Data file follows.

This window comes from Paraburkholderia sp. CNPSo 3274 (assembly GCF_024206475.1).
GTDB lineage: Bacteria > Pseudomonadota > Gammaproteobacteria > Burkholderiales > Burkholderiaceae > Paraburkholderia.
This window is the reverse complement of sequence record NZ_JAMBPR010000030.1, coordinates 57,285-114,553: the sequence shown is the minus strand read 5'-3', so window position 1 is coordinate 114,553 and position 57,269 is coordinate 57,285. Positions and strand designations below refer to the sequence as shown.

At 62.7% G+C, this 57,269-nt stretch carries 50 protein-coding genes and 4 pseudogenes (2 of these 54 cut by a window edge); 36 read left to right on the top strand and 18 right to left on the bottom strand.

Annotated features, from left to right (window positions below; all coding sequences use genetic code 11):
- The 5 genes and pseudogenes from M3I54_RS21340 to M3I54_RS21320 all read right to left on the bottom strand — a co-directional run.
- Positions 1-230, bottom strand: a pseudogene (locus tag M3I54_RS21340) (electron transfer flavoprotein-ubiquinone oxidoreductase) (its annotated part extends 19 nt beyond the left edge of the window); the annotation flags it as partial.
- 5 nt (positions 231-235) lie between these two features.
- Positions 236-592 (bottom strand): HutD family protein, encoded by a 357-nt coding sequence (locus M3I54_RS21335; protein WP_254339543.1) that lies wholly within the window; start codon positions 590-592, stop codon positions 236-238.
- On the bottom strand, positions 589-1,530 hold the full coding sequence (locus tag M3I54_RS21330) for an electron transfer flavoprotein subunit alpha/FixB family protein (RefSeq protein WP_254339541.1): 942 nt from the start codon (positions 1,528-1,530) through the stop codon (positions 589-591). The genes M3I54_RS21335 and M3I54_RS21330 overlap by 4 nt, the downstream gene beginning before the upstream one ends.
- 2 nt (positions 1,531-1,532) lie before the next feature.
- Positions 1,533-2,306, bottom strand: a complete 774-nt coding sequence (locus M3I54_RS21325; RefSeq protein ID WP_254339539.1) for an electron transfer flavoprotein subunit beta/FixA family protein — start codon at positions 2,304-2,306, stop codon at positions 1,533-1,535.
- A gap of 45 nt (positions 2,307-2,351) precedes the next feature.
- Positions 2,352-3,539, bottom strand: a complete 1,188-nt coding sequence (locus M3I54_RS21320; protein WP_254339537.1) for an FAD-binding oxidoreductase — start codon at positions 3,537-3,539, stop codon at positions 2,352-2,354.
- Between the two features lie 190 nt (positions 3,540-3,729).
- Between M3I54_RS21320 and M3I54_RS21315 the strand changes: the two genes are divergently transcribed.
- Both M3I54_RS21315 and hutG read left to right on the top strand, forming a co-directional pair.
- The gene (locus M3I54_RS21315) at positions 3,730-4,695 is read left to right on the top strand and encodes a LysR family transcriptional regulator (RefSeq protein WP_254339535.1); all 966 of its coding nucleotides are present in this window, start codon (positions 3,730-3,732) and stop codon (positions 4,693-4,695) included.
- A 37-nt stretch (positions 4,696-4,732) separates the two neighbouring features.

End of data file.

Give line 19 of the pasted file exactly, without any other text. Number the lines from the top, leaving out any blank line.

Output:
- A 37-nt stretch (positions 4,696-4,732) separates the two neighbouring features.